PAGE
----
Changing the world in an Earthbeat
On an early Tuesday morning in October, a strange sight greeted onlookers: a tall, mestizo-looking twentysomething stood in the middle of a one-hectare field in San Pablo, Laguna—working the land in a straw hat, checking on his produce, and giving a black native pig a belly rub. Curiously, there was no smartphone in sight.
Meet Enzo Pinga who runs Earthbeat Farms, an exception rather than the norm among his mobile-first, digitally wired fellow millennials. “If millennials are seen as rebellious, in a way, because they keep looking for more meaningful work, then I guess I fit the stereotype. [Organic farming is] definitely not a typical career path,” he said.
The 27-year-old, who admits to having no formal background in agriculture, decided to get his hands dirty, so to speak, after seeing the state of country’s farming sector when he returned from the United States five years ago.
“A friend and I got into aquaponics farming, which is farming without using soil, and were building different agri systems for communities. That led us to travel to different provinces, which exposed me to farming, big successful farms, the lifestyle, and the state of agriculture in the Philippines,” said Pinga, a BA Globalization Studies graduate of Gettysburg College in Pennsylvania.
Poor and struggling
“The average age of Filipino farmers is 57,” he said. “When you’re a farmer in the Philippines, you’re poor or struggling; in other countries it’s not like that. It’s understandable that a lot of young people don’t want to get into it. But we’re fast losing our farmers. What’s going to happen to our food? Who’s going to grow it? So it felt that the natural next step [for me] was to set up my own organic farm.”
With financial help from his father and a family friend, Pinga started Earthbeat in August 2015. He leased the land where he now grows salad greens that he supplies to some households and restaurants in Metro Manila, as well as fruits such as lanzones, coconut, banana, papaya and calamansi.
Half of the week he’s in San Pablo to oversee production and the weekly harvest (since leafy greens have a fast turnover and “in terms of cashflow, it’s also quicker,” Pinga said); the other half he’s in the city to do marketing and deliveries.
“The farm is very startup—I’m engaging with clients, marketing, doing deliveries,” he said. “This has to be approached as a business. If you do it as just a hobby, you’re going to get tired sooner or later. It’s not cheap,” he added.
But more than just being a businessman, Pinga has also become a mover of sorts among a new breed of millennials: young, educated men and women who are consciously making a serious career out of farming.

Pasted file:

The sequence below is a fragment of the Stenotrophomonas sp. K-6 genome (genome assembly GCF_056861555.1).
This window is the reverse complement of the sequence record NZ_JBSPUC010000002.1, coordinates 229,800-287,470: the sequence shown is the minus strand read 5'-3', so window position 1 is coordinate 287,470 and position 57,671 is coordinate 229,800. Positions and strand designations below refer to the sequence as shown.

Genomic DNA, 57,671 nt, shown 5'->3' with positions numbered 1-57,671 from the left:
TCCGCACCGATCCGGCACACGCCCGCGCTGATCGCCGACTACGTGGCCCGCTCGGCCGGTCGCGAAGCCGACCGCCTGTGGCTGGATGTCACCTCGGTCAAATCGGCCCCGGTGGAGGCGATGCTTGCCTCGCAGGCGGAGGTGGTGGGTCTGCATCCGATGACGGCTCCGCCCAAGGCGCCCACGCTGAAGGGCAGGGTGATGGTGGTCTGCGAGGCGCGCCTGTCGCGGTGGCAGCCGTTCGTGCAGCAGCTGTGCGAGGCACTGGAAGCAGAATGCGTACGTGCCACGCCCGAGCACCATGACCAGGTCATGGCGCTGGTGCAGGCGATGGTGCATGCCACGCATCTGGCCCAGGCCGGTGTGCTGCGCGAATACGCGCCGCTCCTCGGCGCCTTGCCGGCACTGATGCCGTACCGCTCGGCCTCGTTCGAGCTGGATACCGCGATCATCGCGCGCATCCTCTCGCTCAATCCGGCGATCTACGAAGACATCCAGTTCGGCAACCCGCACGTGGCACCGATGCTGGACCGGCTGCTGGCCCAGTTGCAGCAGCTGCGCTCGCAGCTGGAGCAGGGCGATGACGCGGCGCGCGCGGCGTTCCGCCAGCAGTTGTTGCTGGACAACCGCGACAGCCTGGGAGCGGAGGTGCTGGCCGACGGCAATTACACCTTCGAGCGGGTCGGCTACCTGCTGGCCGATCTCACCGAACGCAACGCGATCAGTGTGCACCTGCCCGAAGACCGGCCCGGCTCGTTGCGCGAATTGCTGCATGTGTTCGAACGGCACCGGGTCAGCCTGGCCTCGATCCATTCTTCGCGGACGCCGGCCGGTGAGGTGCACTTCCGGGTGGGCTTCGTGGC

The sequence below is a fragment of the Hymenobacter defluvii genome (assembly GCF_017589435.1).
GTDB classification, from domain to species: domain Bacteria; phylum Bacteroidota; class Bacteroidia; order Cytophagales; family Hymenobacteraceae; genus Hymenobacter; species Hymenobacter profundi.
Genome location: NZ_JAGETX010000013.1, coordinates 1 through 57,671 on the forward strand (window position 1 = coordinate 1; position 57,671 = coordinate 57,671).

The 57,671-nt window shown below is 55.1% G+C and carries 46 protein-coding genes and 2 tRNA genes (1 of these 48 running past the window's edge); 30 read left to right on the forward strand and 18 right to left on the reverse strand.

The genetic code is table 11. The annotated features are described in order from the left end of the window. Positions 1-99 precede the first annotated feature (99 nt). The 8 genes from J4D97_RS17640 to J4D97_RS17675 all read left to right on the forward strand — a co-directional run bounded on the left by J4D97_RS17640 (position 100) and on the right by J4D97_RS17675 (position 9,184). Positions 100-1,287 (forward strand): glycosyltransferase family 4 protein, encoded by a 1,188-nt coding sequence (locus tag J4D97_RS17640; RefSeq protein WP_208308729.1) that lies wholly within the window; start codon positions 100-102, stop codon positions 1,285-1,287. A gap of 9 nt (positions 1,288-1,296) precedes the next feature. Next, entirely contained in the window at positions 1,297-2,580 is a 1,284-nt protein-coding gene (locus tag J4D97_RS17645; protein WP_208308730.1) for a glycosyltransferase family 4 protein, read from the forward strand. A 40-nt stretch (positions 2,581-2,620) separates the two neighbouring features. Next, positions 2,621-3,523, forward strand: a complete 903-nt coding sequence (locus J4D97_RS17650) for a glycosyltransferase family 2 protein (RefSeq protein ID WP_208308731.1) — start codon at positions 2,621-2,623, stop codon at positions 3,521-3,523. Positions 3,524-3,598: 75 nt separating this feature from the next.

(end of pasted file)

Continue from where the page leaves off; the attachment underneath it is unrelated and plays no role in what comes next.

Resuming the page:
In fact, Pinga began this “movement” using a most modern tool: Facebook. By forming the online group Young Farmers, he found at least 11 others like him. Although not all are necessarily into organic farming, Pinga described them as being “very connected to farmers.”
“None of us have any [formal] agri background,” he said. “But [we’re looking into] possible collaborations and grants. Right now (the online group is meant) to help each other with our businesses. Down the line, it also aims to encourage more young people to get into farming.”
While Pinga admits that farming, especially organic, is still a very “romanticized” idea, he said he remains hopeful that through businesses like his, old-timers in the agri sector would see the bigger picture: that knowing where your food comes from and how it is grown can help the entire country’s food system.
“One of my [other] objectives is to grow the food movement in households. In the future, I also want [Earthbeat] to be a hub for good organic practices for [older] farmers in the area to emulate this,” Pinga said. “Right now they’re still not convinced because they want to see results first. When you choose to go organic, you need to be patient. It will take a while before you can match the harvests of conventional growers.”
But Pinga is a visionary and remains hopeful that as more from his generation get interested in agribusiness, he and his fellow millennials would become part of the solution to a bigger national problem: rapid urbanization that results in densely populated cities, poverty and lack of food security.
“For anyone who’s looking into farming: it’s very fulfilling work. Setting up an agribusiness will impact a lot of people in the countryside, give them more [job] opportunities, and encourage them to stay in their provinces. I think (with organic farming), there are many issues where you can be part of the solution, if not necessarily solve them,” Pinga said.
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